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Water district believes desalination is the best way to handle projected population growth
Marin County, Calif.'s largest water utility recently voted to build a desalination plant that will convert about 5 million gal of seawater into drinking water, the San Francisco Chronicle reported. The plant will serve approximately 190,000 people.
The board voted in favor of the plant 4-0, despite vocal opposition at the meeting, which was attended by about 200 people.
While environmental advocacy groups opposed the plant, the district contends desalination is the best way to satisfy projected population and economic growth.
"We're concerned about bringing supply and demand into balance," Hal Brown, president of the Marin County Board of Supervisors, said at the meeting.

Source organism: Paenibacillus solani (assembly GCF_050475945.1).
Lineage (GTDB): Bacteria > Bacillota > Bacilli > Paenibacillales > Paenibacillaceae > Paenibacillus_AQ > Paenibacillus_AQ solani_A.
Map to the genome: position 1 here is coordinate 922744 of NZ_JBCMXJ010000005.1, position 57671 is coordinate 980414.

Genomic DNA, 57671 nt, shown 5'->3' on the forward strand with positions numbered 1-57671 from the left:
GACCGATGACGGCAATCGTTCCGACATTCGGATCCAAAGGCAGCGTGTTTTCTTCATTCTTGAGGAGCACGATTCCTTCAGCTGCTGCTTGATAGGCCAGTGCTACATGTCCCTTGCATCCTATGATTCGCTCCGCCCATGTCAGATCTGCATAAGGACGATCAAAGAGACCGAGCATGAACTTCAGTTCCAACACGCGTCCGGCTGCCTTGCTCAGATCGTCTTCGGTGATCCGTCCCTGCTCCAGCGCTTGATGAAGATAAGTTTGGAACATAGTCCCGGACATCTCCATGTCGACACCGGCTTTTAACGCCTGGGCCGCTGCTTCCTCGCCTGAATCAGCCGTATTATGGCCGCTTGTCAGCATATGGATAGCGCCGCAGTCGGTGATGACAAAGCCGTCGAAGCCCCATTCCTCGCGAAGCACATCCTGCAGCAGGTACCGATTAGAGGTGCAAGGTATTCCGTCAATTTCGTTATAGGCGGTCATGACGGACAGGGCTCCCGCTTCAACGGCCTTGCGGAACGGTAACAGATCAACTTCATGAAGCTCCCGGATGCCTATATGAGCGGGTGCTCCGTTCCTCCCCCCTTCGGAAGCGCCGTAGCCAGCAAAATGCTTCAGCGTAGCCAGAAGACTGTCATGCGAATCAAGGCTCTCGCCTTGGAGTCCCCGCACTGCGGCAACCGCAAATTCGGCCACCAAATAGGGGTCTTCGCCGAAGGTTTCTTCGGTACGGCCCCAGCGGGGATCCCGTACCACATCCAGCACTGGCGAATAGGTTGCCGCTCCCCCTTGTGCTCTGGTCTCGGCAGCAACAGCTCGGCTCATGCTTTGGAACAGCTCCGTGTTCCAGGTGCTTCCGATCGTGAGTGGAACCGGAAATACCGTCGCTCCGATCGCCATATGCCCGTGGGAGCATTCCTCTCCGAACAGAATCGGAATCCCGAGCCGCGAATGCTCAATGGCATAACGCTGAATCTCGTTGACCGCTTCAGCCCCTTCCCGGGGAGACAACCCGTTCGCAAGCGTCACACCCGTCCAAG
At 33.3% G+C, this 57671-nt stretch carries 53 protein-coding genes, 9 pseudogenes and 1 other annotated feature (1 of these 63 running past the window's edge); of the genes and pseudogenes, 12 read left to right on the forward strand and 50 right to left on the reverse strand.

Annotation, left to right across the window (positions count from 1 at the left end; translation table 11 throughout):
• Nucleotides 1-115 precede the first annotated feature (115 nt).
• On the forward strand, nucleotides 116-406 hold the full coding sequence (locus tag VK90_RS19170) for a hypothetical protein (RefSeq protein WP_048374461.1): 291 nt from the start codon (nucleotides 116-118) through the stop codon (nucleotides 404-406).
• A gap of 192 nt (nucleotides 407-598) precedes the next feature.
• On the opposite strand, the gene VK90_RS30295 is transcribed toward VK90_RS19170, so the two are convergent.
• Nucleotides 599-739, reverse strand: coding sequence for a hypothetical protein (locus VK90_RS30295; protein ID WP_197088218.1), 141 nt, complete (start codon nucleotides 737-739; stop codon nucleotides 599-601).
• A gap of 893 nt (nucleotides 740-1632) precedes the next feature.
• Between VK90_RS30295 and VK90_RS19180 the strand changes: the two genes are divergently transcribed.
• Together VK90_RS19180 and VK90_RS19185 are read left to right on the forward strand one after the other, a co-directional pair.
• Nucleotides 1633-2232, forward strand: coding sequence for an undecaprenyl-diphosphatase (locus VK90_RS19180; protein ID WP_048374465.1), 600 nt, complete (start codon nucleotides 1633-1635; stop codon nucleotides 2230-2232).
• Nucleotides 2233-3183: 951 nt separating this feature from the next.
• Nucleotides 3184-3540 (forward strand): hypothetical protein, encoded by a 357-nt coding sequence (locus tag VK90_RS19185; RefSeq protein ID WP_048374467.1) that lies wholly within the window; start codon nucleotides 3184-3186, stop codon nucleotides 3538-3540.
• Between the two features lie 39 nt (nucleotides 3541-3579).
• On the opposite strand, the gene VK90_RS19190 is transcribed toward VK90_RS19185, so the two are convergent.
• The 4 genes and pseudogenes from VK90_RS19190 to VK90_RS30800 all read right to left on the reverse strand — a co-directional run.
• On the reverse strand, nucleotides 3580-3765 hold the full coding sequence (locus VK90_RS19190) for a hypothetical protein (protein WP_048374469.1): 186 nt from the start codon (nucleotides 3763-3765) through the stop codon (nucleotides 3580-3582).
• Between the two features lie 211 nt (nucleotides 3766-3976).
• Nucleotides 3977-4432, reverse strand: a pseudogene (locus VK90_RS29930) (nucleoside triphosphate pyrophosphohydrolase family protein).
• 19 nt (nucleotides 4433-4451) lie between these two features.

Water managers across California, now in its third year of drought, are struggling to find new water supplies while figuring out how to encourage conservation.
Marin County predicts that the new facility will provide a backup plan against longer dry spells in the future.
Options in dry periods in the past, such as building emergency pipelines negotiating for more water from the Russian River, are no longer available, according to water managers.
The plant, planned for a seven-acre shoreline plot in San Rafael, is projected to cost about $105 million and would cost $3 million to $4 million annually to operate, the newspaper reported. The district said it would fund the project using local bonds and a $3 to $5 increase in monthly water bills.
The plant would be up and running by 2014 at the earliest.